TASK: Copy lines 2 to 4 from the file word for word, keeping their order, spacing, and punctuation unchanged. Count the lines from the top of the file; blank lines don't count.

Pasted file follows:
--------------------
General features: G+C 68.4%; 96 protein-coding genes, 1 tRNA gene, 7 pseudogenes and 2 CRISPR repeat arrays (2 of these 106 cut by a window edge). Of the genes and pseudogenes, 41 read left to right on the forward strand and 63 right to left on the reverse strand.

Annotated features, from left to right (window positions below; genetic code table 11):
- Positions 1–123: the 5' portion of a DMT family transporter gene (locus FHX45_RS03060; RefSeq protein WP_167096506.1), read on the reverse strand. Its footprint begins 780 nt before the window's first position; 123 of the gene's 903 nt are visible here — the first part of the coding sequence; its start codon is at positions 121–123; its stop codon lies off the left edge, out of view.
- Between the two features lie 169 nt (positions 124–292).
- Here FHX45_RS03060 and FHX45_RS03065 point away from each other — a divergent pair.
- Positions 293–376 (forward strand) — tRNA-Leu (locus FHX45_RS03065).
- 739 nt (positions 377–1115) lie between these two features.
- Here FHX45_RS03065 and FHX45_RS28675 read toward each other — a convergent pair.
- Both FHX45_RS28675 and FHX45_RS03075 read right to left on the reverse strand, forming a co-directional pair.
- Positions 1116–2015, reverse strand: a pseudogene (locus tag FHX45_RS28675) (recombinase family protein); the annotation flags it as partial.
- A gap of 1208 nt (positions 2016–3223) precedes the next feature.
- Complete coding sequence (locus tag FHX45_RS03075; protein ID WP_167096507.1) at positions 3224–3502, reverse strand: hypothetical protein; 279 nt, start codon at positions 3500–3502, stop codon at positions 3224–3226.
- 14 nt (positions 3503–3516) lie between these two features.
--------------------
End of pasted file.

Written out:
Annotated features, from left to right (window positions below; genetic code table 11):
- Positions 1–123: the 5' portion of a DMT family transporter gene (locus FHX45_RS03060; RefSeq protein WP_167096506.1), read on the reverse strand. Its footprint begins 780 nt before the window's first position; 123 of the gene's 903 nt are visible here — the first part of the coding sequence; its start codon is at positions 121–123; its stop codon lies off the left edge, out of view.
- Between the two features lie 169 nt (positions 124–292).